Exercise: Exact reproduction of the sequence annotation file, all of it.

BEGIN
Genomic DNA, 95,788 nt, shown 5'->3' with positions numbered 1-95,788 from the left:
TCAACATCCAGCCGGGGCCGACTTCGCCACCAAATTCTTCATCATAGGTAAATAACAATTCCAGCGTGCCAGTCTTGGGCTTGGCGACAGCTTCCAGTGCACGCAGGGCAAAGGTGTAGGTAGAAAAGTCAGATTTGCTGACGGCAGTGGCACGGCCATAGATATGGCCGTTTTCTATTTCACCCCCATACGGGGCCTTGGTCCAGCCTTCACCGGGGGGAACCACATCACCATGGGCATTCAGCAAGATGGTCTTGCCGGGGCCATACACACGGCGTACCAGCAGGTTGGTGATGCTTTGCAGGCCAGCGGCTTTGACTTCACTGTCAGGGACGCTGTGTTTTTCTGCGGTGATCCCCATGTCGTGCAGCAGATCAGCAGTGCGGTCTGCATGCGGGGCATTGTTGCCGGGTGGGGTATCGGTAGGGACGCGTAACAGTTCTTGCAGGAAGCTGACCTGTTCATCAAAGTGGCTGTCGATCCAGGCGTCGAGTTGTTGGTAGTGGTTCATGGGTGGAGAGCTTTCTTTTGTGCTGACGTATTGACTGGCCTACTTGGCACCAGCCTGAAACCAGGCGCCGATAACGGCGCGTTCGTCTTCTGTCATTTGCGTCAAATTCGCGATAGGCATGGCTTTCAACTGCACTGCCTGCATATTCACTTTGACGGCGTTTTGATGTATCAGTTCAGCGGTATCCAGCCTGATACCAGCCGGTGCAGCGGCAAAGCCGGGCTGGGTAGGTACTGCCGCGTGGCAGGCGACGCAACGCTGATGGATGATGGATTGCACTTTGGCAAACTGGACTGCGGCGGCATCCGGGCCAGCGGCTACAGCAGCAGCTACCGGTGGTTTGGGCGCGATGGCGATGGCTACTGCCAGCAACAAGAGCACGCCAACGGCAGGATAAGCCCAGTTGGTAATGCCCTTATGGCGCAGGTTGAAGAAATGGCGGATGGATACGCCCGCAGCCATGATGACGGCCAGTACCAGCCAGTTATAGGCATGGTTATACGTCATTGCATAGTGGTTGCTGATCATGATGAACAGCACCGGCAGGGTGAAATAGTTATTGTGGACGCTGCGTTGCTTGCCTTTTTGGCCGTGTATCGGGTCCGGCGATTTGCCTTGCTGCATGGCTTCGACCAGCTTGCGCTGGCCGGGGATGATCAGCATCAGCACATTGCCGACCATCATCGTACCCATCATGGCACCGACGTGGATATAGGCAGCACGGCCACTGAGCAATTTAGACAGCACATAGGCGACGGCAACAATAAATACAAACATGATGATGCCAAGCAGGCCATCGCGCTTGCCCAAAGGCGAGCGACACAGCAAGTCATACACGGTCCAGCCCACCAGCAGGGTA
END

Genomic DNA, 95,788 nt, shown 5'->3' with positions numbered 1-95,788 from the left:
TCAACATCCAGCCGGGGCCGACTTCGCCACCAAATTCTTCATCATAGGTAAATAACAATTCCAGCGTGCCAGTCTTGGGCTTGGCGACAGCTTCCAGTGCACGCAGGGCAAAGGTGTAGGTAGAAAAGTCAGATTTGCTGACGGCAGTGGCACGGCCATAGATATGGCCGTTTTCTATTTCACCCCCATACGGGGCCTTGGTCCAGCCTTCACCGGGGGGAACCACATCACCATGGGCATTCAGCAAGATGGTCTTGCCGGGGCCATACACACGGCGTACCAGCAGGTTGGTGATGCTTTGCAGGCCAGCGGCTTTGACTTCACTGTCAGGGACGCTGTGTTTTTCTGCGGTGATCCCCATGTCGTGCAGCAGATCAGCAGTGCGGTCTGCATGCGGGGCATTGTTGCCGGGTGGGGTATCGGTAGGGACGCGTAACAGTTCTTGCAGGAAGCTGACCTGTTCATCAAAGTGGCTGTCGATCCAGGCGTCGAGTTGTTGGTAGTGGTTCATGGGTGGAGAGCTTTCTTTTGTGCTGACGTATTGACTGGCCTACTTGGCACCAGCCTGAAACCAGGCGCCGATAACGGCGCGTTCGTCTTCTGTCATTTGCGTCAAATTCGCGATAGGCATGGCTTTCAACTGCACTGCCTGCATATTCACTTTGACGGCGTTTTGATGTATCAGTTCAGCGGTATCCAGCCTGATACCAGCCGGTGCAGCGGCAAAGCCGGGCTGGGTAGGTACTGCCGCGTGGCAGGCGACGCAACGCTGATGGATGATGGATTGCACTTTGGCAAACTGGACTGCGGCGGCATCCGGGCCAGCGGCTACAGCAGCAGCTACCGGTGGTTTGGGCGCGATGGCGATGGCTACTGCCAGCAACAAGAGCACGCCAACGGCAGGATAAGCCCAGTTGGTAATGCCCTTATGGCGCAGGTTGAAGAAATGGCGGATGGATACGCCCGCAGCCATGATGACGGCCAGTACCAGCCAGTTATAGGCATGGTTATACGTCATTGCATAGTGGTTGCTGATCATGATGAACAGCACCGGCAGGGTGAAATAGTTATTGTGGACGCTGCGTTGCTTGCCTTTTTGGCCGTGTATCGGGTCCGGCGATTTGCCTTGCTGCATGGCTTCGACCAGCTTGCGCTGGCCGGGGATGATCAGCATCAGCACATTGCCGACCATCATCGTACCCATCATGGCACCGACGTGGATATAGGCAGCACGGCCACTGAGCAATTTAGACAGCACATAGGCGACGGCAACAATAAATACAAACATGATGATGCCAAGCAGGCCATCGCGCTTGCCCAAAGGCGAGCGACACAGCAAGTCATACACGGTCCAGCCCACCAGCAGGGTA